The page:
There was discussion about Assange returning in October 2010. Meanwhile, he was feuding with associates, who wanted more time to go through documents on the Iraq war, in hopes of protecting people. Assange went ahead and released the documents that month. After he failed to return to Sweden, an arrest warrant was issued in November, and Assange then released the U.S. diplomatic cables. His celebrity was cemented.

    His lawyers have never presented evidence of conspiracy. In a British court, the human-rights lawyer said he wasn’t accusing the women of any wrongdoing, and he didn’t challenge the idea that the women found the sex “disturbing.” By then, however, Assange supporters had harassed the women, publishing their private information, and driving them into hiding.

    Governments aren’t the only source of human-rights abuses. Supporters of WikiLeaks need to acknowledge that women’s rights are human rights, too.

    Suzie Siegel was a reporter and editor at The Tampa Tribune from 1988-1999. FROM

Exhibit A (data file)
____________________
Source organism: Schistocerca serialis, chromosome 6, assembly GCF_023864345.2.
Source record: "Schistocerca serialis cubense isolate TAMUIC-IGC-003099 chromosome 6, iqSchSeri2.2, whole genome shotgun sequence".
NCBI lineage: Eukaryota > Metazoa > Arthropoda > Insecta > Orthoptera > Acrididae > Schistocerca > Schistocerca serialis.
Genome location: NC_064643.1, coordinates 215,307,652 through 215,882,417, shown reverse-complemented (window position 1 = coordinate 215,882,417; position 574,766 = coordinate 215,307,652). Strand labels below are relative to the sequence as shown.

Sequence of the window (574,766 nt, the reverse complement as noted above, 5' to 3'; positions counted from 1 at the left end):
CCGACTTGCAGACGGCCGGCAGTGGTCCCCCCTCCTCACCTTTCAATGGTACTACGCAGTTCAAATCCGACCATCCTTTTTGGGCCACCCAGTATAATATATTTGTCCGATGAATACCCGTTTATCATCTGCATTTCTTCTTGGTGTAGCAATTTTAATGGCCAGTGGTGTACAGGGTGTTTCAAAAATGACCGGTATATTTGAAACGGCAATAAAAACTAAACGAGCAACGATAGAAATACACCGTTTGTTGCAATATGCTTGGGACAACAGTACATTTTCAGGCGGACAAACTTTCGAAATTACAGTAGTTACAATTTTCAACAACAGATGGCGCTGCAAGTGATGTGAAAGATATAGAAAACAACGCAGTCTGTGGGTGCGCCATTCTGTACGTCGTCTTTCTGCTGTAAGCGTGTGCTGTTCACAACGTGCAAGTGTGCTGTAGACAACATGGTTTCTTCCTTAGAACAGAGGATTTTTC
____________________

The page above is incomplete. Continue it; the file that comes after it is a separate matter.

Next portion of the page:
12:39 pm
    Nxt then maidsafe then Ethereum
    State of the horse-race

    "...Just when people were getting used to the idea that bitcoin might not be a boom-and-bust fad destined for failure, entirely new applications of the technology have joined digital currency on stage.

    Crypto 2.0 – also know as cryptography 2.0, decentralized applications, or, popularly, as bitcoin 2.0 – is the application of block chain or distributed ledger technology to things other than digital currency. The block chain offers the ability to facilitate decentralized ownership and store, transfer and process information in a decentralized, programmable way. Many consider that innovation to be the true value of this technology.